In India, there has never been a dearth of lofty declarations on ‘eradicating malnutrition’. From former Prime Minister Dr Manmohan Singh to Narendra Modi, malnutrition as an issue continues to receive its fair share of ostensible but piecemeal attention.
Even the currently trending, rapist godman Gurmeet Singh of Sirsa, has weighed in on the issue. His website says, “The country’s future can be brightened only if educated and responsible citizens ensure that no child fall victim to malnutrition in the absence of means.”
But no amount of lip service can make malnutrition, a deeply systemic malaise, disappear.
In 2005, India had about 80 lakh malnourished children. Today, that number has grown to 93.4 lakh. One of the main problem contributing to this rise is the lack of a clear policy on Ready to use Therapeutic Food (RUTF), also called ‘magic food’.
The commercial use of RUTF remains unaddressed even though Health Minister JP Nadda has sought to clarify his ministry’s position on the use of RUTF to treat malnutrition and Severe Acute Malnutrition (SAM) in the country.
Magic food isn’t the answer
In a reply dated 18 August to a letter written by health experts and activists in April this year, Nadda writes: “The Ready to use Therapeutic Food or home-augmented food for children with SAM is temporarily helpful in nutritional rehabilitation under proper supervision and support. However, RUTF may not benefit a common household in developing appropriate food habits for children as against home augmented food”.
One of the main objections raised by activists, which include former health secretary of government of India, Keshav Desiraju, was the fact RUTF is a high-sugar, high-energy and high-fat product with protein share of just 10-12%.
The activists also cite government’s own studies that prove that neither RUTF (often supplied by large corporations like Britannia, Pepsi, Cargill, Nutriset, Britannia, Unilever, Edesia, General Mills, Glaxo SKB, Mars, Indofood, Nutrifood, DSM, Amul, and Valid Nutrition) nor home augmented food like khichdi make any difference in sustained recovery from acute malnutrition.
Another risk cited by experts was the threat of water-borne diseases as most RuTF products need to be mixed with water to make them edible.
“In principle at least, the Health Ministry has agreed with our concerns. It does endorse the view that RUTF is not the solution for malnutrition in India but it is not enough as there is still no policy in the country on the use of RUTF,” says Dr Arun Gupta, one of the signatories to the April letter.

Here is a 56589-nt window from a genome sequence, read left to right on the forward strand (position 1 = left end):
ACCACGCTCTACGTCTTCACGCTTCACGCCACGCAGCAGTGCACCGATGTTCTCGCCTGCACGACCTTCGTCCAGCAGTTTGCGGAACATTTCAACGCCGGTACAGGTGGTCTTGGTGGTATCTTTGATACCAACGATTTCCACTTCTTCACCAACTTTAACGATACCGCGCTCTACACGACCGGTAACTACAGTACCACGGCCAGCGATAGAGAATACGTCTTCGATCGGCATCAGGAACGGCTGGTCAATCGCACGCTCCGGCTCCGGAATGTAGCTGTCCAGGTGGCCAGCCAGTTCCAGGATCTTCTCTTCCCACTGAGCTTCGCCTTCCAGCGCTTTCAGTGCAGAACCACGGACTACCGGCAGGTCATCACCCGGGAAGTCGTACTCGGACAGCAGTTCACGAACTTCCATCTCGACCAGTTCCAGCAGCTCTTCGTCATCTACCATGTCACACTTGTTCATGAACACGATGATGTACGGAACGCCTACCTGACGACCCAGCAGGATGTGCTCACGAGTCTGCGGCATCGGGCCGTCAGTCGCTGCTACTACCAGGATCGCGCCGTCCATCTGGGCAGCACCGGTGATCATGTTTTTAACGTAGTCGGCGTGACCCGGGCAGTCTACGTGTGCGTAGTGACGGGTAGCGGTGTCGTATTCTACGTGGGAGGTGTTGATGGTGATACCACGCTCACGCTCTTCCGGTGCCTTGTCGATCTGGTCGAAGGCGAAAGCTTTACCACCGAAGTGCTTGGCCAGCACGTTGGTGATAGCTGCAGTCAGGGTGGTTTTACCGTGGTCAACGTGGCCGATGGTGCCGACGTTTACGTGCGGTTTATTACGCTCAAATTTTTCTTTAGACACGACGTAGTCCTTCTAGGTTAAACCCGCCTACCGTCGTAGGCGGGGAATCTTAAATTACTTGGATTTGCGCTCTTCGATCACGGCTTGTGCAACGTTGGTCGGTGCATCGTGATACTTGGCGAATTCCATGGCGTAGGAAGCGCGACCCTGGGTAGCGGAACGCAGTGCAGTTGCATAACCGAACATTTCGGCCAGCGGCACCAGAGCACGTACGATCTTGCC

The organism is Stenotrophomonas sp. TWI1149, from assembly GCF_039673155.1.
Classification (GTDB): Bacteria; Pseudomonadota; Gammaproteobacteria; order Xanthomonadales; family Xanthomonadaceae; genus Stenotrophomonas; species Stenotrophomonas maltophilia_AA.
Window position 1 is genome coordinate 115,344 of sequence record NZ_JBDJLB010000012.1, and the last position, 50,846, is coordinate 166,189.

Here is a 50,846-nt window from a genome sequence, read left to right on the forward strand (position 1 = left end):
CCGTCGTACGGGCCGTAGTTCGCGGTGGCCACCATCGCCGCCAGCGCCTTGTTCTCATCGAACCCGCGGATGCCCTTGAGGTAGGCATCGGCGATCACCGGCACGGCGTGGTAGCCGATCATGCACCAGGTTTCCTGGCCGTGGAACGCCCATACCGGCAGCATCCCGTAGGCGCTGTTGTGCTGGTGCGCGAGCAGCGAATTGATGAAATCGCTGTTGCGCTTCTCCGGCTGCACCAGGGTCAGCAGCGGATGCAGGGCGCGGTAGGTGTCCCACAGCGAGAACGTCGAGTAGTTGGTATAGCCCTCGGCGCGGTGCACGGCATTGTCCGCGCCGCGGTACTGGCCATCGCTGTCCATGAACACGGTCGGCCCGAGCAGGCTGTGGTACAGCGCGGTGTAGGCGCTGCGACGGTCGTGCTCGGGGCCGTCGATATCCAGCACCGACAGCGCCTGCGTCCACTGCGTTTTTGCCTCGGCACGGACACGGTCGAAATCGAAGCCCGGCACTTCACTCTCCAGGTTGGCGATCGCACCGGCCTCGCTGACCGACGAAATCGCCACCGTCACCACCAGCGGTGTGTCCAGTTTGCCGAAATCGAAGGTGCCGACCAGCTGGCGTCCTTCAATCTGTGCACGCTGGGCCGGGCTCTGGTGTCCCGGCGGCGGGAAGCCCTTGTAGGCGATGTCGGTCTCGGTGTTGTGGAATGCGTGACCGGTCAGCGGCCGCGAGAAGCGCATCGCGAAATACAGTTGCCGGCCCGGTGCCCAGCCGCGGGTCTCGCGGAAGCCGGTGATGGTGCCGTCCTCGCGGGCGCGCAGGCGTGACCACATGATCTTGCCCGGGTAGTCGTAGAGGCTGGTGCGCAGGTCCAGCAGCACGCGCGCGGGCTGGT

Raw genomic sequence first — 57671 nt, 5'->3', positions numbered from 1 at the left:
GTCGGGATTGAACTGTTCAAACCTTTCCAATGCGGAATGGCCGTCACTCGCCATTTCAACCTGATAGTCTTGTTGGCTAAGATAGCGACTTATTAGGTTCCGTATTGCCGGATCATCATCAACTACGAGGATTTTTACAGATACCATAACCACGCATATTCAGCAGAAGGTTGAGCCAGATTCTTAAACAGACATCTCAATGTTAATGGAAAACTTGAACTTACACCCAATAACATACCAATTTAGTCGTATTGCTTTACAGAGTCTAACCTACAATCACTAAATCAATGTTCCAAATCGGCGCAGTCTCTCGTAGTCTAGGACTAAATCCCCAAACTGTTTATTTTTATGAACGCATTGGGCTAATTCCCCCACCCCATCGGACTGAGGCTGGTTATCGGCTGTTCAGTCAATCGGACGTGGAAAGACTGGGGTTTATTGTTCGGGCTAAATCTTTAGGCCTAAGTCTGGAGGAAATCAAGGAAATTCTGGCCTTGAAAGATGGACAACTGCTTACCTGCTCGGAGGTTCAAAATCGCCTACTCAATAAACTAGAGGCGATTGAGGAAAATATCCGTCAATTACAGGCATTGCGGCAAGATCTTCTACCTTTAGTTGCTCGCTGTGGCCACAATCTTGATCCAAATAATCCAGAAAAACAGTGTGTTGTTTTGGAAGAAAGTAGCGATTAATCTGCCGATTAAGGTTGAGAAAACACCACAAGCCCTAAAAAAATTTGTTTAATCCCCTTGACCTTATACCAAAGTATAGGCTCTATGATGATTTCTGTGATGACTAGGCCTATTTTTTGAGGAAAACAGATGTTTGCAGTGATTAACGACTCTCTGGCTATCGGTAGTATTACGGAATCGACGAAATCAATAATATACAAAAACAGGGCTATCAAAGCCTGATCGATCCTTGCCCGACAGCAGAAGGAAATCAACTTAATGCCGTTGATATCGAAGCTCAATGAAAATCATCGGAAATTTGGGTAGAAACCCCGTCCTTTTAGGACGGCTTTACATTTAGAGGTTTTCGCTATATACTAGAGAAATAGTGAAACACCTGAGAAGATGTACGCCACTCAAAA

A major fallout of the lack of a policy on RUTF is that states like Maharashtra and Rajasthan have gone ahead and adopted RUTF to tackle malnutrition.
Maharashtra is implementing a Rs 100 crore plan to provide the coarse high-sugar paste to its poor malnourished children despite the results of a pilot test done over 14 SAM children, in which only two of them showed improvement.
An unconcerned government
AFP PHOTO/MONEY SHARMA
The Union Health Ministry, on its part, pleads innocence and absolves itself of responsibility, calling health a ‘state matter’.
Nadda’s letter appears to wash its hands off the whole issue by saying that the anti- RuTF findings of its two studies, “… have also been shared with the nodal ministry in charge of nutrition, Ministry of Women and Child Development, who are required to take a view on the matter”.
Since Minister of Women and Child Development Maneka Gandhi was flayed by activists for advocating for packaged food as the solution for malnutrition in May this year, the WCD ministry has refrained from commenting on the issue.
The recently released National Health Policy 2017 is also silent on the use of RUTF.
Frustrated by the inaction of the Ministry, Swadeshi activists like Ashwani Mahajan of the RSS-affilliate Swadeshi Jagran Manch (SJM) are now openly voicing their criticism.
Mahajan’s organisation is the latest to write a letter to Maneka Gandhi detailing its strident opposition to the use of RUTF for treatment of malnutrition.